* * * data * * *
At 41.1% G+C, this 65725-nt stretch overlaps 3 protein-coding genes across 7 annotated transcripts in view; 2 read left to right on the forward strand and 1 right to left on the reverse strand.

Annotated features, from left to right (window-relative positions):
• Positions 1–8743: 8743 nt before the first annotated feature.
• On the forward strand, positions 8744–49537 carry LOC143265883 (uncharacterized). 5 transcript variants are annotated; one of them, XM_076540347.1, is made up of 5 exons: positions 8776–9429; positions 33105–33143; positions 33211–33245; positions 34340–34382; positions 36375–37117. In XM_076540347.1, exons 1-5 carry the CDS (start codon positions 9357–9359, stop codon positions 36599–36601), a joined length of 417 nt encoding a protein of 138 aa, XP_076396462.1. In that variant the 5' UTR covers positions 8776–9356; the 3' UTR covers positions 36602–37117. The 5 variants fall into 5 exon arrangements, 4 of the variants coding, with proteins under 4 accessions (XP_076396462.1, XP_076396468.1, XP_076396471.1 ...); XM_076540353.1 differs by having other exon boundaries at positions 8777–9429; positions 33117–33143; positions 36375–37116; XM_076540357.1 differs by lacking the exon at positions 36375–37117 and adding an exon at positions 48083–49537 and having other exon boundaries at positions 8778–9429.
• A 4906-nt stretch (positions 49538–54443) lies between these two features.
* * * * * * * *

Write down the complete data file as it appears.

At 41.1% G+C, this 65725-nt stretch overlaps 3 protein-coding genes across 7 annotated transcripts in view; 2 read left to right on the forward strand and 1 right to left on the reverse strand.

Annotated features, from left to right (window-relative positions):
• Positions 1–8743: 8743 nt before the first annotated feature.
• On the forward strand, positions 8744–49537 carry LOC143265883 (uncharacterized). 5 transcript variants are annotated; one of them, XM_076540347.1, is made up of 5 exons: positions 8776–9429; positions 33105–33143; positions 33211–33245; positions 34340–34382; positions 36375–37117. In XM_076540347.1, exons 1-5 carry the CDS (start codon positions 9357–9359, stop codon positions 36599–36601), a joined length of 417 nt encoding a protein of 138 aa, XP_076396462.1. In that variant the 5' UTR covers positions 8776–9356; the 3' UTR covers positions 36602–37117. The 5 variants fall into 5 exon arrangements, 4 of the variants coding, with proteins under 4 accessions (XP_076396462.1, XP_076396468.1, XP_076396471.1 ...); XM_076540353.1 differs by having other exon boundaries at positions 8777–9429; positions 33117–33143; positions 36375–37116; XM_076540357.1 differs by lacking the exon at positions 36375–37117 and adding an exon at positions 48083–49537 and having other exon boundaries at positions 8778–9429.
• A 4906-nt stretch (positions 49538–54443) lies between these two features.